Editor’s note: Kara Alaimo, associate professor of communication at Fairleigh Dickinson University, writes about issues affecting women and social media. Her book, “This Feed Is on Fire: Why Social Media Is Toxic for Women and Girls — And How We Can Reclaim It,” will be published by Alcove Press in 2024. The opinions expressed in this commentary are her own. Read more reviews on CNN.
Tech executives could face the prospect of spending time behind bars in Britain if they deliberately ignore rules designed to protect children online under a proposed amendment to a data protection bill. online security.
As currently drafted, the bill would require social media companies to identify and remove content that promotes self-harm, including content glorifying suicide, and not allow children under 13 years old to use their platforms. In a written statement to parliament, the secretary of state for digital, culture, media and sport, Michelle Donelan, said tech leaders who act in “good faith” would not be affected, but those who “consent or agree” not to follow the new rules could face a prison sentence.
Hopefully this bill will pass. For too long, technology leaders have shied away from responsibility for the detrimental impact their products can have on those who use them. And while it is unlikely that a law similar to this amendment to the British Bill will ever be passed in the United States – given its fiercely pro-business climate, its broad constitutional protection of free speech, and its regulations that limit the liability of internet platforms for what their customers post online – other countries should consider similar penalties for leaders of the technology.
The tech industry, of course, disagrees. TechUK, an industry trade association in the country, said the prospect of a prison sentence would not make social media safer for children, but would discourage investment in the country. But I think this law would do the exact opposite: serve as a warning to tech leaders that they are responsible for what the products they make do.
Part of the reason tech leaders have evaded personal responsibility for their impact on society for so long is because of the way we think about social media. We talk about what happens in real life to distinguish it from what happens online. But the effects that social networks have on users – especially children – are often felt in “real” life.
For example, in September a UK coroner ruled that the “negative effects of online content” were partly responsible for the suicide of 14-year-old Molly Russell. The Guardian reports that in the six months before her death in 2017, Meta data revealed that Molly had viewed 2,100 posts related to self-harm, depression and suicide on Instagram.
Meta, Instagram’s parent company, admitted that Molly had seen content that violated its community standards and in 2019 added new policies against graphic images depicting self-harm. It has also started offering resource links for users viewing depressive content.
But, in 2021, US Senator Richard Blumenthal’s team created an account claiming to be that of a 13-year-old girl and tracked accounts promoting eating disorders. Instagram then promoted messy eating accounts with names like “eternally hungry”. Instagram told CNN it took down the accounts and they shouldn’t have been approved in the first place because they violated the platform’s rules against content promoting eating disorders.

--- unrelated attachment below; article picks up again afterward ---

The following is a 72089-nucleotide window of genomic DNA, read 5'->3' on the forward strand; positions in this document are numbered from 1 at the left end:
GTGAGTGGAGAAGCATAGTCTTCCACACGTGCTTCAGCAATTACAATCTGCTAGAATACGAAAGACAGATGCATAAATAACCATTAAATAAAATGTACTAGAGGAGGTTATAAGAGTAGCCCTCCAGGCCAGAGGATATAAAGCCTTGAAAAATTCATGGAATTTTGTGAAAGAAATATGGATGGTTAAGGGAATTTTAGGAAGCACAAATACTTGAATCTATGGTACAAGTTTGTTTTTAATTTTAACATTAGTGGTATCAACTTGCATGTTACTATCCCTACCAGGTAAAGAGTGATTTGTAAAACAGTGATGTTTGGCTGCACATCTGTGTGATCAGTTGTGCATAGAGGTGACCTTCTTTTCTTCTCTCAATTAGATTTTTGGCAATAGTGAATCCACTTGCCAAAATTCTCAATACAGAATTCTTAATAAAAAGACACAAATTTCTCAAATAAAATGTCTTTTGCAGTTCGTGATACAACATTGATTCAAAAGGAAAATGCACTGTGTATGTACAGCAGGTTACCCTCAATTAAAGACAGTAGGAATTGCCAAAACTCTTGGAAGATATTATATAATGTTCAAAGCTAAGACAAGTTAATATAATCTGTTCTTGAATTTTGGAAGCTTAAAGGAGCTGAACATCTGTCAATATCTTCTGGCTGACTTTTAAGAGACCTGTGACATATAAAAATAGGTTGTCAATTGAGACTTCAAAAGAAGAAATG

And a chilling report the Center for Countering Digital Hate released last month explains what happened when researchers created TikTok accounts claiming to be those of 13-year-olds, quickly stopping and liking content on the mental health and body image. In less than 2.6 minutes, TikTok was showing suicidal content.
Within eight minutes, the platform recommended content on eating disorders. When an account used a name suggesting that the user was vulnerable to an eating disorder, TikTok offered even more of this type of terrible content. TikTok said the content researchers saw does not reflect what other users see due to the limited sample size and time constraints of the study and it removes content that violates its standards. and provides resources to those in need.
And Frances Haugen, a former Facebook staffer turned whistleblower, revealed in 2021 that Meta was well aware of Instagram’s harmful effects on some younger users. But Haugen said the company chose to prioritize money over child protection. Meta said it was developing controls and parental supervision features to help teens regulate their use of Instagram, and CEO Mark Zuckerberg disputed Haugen’s characterization of the company as false.
In the United States, members of Congress have passed just two laws regulating how companies interact with children online in the past 25 years – one requiring parental consent for sites to collect data about children under the age of 13 and who holds the sites responsible for facilitating human trafficking and prostitution.
There’s no reason technology leaders should be absolved of responsibility for what their products can do to users. This amendment UK should also be a wake-up call to parents and other social media users about the dangers we and our children may face online.
If jail seems draconian, it’s nothing compared to the price Molly Russell and her family paid. But, five years after his suicide, social platforms are still delivering the same kind of toxic content to vulnerable young people. This needs to stop, even if it means putting tech executives behind bars.